Challenges and Opportunities
River basin monitoring is essential for knowledge- based water resources planning, efficient water resources management, socio-economic development, and environmental sustainability. The current system of Nile Basin monitoring is inadequate where many significant hydrologic portions of the Nile Basin are either un-gauged or very sparselyt gauged even with respect to basic hydrological parameters. To address these critical gaps and improve transboundary water resource collaboration, the NBI worked with the NBI riparian countries to develop design specifications and an implementation plan for the Nile Basin Regional Hydro-meteorological Monitoring System.
Based on the individual country inclusive assessments, it was clear that each of the riparian countries had the requisite institutions established for monitoring, but that the level of professional depth and breadth of training and staffing varied, as did the hardware and software available for collecting and managing the data and actual parameters being measured. The most important gaps identified and addressed in the development of the Nile Basin Regional Monitoring Network are: significant number of stations that are outdated and out of service, inadequate equipment calibration, limited or non-existent telemetry systems, lack of adequate or modern data acquisition and management systems, and weak national water quality, groundwater and sediment monitoring programs.
Recognizing the importance of a functional Nile River Basin Monitoring System, NBI developed the design of a regional hydromet system that addresses the severe gaps, responds to the strategic water resource management issues that had direct bearing on the socio-economic developments within the basin, builds on existing networks – including those of IGAD-HYCOS Program – is based on international guidelines and best practices, and considers national needs and limitations.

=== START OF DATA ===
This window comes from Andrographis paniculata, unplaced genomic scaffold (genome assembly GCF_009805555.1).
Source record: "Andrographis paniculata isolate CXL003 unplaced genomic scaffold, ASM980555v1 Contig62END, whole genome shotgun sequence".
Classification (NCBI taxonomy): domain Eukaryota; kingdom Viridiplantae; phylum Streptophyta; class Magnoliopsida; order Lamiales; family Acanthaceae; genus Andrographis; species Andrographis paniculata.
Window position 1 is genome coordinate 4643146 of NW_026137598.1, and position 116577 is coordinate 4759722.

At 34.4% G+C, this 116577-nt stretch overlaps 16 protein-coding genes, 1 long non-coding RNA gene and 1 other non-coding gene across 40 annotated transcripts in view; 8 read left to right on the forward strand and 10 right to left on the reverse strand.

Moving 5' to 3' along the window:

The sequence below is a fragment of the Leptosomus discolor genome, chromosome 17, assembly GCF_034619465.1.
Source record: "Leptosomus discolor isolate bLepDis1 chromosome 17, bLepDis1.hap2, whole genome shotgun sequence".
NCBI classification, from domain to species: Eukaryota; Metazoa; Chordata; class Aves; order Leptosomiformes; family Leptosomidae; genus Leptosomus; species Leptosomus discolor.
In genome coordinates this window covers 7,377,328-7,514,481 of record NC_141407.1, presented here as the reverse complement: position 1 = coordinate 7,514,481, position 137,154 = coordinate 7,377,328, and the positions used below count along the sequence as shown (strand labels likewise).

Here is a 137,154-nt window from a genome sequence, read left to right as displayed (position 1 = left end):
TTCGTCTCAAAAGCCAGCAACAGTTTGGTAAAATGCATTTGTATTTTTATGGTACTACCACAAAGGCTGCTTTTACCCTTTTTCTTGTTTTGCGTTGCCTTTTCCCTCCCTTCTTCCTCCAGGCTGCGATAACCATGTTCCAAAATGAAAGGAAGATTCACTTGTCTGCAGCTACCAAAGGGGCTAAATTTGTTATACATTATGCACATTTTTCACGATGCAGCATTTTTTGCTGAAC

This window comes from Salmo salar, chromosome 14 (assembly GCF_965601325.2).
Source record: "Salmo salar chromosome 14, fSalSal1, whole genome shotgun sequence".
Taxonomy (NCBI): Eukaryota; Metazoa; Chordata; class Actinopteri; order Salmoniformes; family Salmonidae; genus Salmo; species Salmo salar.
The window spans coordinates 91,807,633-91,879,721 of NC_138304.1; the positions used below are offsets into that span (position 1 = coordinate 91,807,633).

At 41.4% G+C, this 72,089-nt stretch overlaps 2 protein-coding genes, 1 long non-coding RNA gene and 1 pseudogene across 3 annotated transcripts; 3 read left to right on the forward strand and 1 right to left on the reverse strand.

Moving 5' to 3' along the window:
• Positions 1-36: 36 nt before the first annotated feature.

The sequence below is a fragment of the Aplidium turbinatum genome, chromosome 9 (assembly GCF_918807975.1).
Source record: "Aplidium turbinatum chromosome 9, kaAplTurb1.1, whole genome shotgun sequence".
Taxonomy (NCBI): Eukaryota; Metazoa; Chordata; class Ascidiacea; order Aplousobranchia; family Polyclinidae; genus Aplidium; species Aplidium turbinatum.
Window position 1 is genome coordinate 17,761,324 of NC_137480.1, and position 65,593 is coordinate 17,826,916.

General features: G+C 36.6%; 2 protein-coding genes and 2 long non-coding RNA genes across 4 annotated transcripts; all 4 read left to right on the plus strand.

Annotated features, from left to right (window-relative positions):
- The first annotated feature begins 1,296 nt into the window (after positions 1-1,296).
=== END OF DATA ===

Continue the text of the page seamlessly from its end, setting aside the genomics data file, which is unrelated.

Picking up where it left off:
Meteorological Network Design
The meteorological network design was driven by the spatial distribution necessary to capture the meteorological variability within the basin. A total of 322 meteorological stations are proposed for the regional network of the Nile Basin. This includes 227 stations to measure a full suite of meteorological parameters and 95 to monitor rainfall only. The full meteorological (Full Met) stations include instruments to measure precipitation, wind, air temperature, humidity, barometric pressure and solar radiation which allows for the calculation of evaporation.
Proposed meteorological network for the Nile Basin
Meteorological stations per sub-basin
|Sub-basin||Area (KM2)||Regional design|
|Lake Victoria – Kagera||197181||30|
|Lake Victoria – Kenya/Mara||49737||31|
|Lake Victoria – Tanzania/Mara||71305||22|
|Lake Victoria – Uganda||27660||13|
|Bahr el Jebel||185364||14|
|Bahr el Ghazal||604746||23|
|Blue Nile – Upper||175374||41|
|Blue Nile – Lower||132344||13|
Summary of proposed meteorological network by country
|Country||Active||Inactive*||New||Total||# of Stations w/Full Met||# of Stations w/ Rain Only|
|% of Total||74%||23%||3%||100%||70%||30%|
Hydrological Network Design The primary purpose of the existing hydrometric stations for the regional design would be for measuring streamflow at rivers and water level at lakes. In addition, the hydrometric design also includes locations by water quality and sediment monitoring, which typically aligns with streamflow gauging locations. The regional design proposes monitoring of both basic and advanced water quality parameters. The Nile Basin hydrometric design focuses on achieving the monitoring of transboundary water management issues. A total of 79 hydrometric stations are proposed for the regional network of the Nile Basin.
Proposed hydrometric network map
Summary of Proposed Regional Hydrometric Network by Country
|Country||Active||Inactive*||New||Total||# of Stations w/
|% of Total||85%||10%||5%||100%||66%||55%|